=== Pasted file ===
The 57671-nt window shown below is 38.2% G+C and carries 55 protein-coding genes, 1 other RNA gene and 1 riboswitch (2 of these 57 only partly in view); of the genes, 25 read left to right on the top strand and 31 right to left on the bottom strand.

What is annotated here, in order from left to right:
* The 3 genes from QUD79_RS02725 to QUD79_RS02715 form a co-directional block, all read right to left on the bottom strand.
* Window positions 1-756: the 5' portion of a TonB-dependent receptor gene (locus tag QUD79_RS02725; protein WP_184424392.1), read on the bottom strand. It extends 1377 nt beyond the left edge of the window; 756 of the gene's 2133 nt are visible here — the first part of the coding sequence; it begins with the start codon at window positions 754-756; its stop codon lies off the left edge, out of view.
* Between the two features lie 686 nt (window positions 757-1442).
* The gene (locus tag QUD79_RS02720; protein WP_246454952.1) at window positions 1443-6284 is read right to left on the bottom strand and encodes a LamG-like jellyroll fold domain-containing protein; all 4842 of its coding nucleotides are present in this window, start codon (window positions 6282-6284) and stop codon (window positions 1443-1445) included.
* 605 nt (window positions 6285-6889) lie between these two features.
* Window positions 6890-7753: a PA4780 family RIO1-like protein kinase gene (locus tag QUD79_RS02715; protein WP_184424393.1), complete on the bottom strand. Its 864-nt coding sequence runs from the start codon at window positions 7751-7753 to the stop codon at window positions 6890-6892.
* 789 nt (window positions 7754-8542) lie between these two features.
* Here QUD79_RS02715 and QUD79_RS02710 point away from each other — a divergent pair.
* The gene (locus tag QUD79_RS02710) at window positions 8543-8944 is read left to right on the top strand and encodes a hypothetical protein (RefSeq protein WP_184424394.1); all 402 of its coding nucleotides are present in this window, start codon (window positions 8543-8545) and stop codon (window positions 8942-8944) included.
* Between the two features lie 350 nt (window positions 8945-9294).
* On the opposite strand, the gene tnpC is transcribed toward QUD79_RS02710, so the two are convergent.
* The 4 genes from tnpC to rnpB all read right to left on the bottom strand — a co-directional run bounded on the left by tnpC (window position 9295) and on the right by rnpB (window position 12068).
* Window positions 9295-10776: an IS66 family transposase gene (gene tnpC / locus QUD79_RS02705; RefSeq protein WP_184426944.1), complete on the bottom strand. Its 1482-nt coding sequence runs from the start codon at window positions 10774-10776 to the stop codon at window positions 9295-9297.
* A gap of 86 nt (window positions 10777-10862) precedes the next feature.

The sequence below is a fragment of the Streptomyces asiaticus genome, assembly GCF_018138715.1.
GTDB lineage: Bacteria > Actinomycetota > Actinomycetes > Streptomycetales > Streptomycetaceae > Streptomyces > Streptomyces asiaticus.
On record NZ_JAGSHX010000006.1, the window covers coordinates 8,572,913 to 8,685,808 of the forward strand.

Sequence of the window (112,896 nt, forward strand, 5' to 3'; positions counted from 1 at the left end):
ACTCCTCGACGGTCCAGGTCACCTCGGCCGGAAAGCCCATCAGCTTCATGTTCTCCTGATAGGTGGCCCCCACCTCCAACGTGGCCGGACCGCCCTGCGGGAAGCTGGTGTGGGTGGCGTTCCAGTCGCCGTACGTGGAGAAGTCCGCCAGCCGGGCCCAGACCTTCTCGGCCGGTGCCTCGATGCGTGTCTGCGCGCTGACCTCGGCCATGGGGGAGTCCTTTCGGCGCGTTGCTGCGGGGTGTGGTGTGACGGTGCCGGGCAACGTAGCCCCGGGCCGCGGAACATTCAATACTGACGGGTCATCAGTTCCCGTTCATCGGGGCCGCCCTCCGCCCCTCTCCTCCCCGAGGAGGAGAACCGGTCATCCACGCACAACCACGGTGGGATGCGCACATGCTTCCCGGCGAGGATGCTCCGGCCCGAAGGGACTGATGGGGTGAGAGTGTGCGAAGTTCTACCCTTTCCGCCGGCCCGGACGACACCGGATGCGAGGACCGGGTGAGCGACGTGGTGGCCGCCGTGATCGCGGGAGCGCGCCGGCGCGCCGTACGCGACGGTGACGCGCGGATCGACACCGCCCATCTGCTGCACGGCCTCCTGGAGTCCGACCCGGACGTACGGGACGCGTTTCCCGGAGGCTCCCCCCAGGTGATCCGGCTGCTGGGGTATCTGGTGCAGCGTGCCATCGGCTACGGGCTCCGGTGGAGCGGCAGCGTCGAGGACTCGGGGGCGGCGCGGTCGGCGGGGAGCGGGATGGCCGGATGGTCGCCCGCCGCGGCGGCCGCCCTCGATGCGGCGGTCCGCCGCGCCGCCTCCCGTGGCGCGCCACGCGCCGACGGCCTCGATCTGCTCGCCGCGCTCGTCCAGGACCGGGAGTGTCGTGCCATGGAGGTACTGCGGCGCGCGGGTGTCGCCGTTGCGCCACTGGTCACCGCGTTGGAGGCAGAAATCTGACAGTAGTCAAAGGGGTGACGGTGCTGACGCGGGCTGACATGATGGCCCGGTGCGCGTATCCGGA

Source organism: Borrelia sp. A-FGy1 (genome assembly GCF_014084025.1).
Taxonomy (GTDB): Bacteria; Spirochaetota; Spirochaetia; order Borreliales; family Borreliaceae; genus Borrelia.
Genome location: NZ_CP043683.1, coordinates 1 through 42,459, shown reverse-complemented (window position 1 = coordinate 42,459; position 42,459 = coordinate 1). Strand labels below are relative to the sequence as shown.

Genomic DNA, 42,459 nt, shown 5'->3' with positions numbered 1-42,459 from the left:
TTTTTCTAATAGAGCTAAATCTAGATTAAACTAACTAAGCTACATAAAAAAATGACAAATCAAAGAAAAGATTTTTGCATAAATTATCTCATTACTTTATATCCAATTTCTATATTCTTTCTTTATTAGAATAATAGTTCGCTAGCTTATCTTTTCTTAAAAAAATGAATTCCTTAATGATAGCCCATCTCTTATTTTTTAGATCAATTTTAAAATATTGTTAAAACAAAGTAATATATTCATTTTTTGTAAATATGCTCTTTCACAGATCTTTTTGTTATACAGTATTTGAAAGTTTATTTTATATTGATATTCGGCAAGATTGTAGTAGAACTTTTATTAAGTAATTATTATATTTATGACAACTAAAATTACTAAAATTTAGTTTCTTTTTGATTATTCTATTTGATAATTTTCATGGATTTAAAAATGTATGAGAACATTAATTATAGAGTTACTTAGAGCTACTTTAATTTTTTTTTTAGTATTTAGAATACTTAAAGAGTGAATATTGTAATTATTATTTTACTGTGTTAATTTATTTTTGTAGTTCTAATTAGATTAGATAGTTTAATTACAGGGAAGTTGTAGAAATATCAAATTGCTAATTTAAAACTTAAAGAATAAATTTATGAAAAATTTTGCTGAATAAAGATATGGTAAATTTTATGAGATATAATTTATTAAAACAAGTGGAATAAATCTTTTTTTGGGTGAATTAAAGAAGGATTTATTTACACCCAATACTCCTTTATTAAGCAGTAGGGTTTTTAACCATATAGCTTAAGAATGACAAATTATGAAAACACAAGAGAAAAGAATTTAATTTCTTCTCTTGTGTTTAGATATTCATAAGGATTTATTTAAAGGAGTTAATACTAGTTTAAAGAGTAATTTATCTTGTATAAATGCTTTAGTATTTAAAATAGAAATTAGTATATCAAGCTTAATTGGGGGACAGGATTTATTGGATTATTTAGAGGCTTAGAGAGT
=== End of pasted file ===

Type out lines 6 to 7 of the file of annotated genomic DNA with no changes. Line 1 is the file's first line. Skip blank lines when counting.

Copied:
* The gene (locus tag QUD79_RS02720; protein WP_246454952.1) at window positions 1443-6284 is read right to left on the bottom strand and encodes a LamG-like jellyroll fold domain-containing protein; all 4842 of its coding nucleotides are present in this window, start codon (window positions 6282-6284) and stop codon (window positions 1443-1445) included.
* 605 nt (window positions 6285-6889) lie between these two features.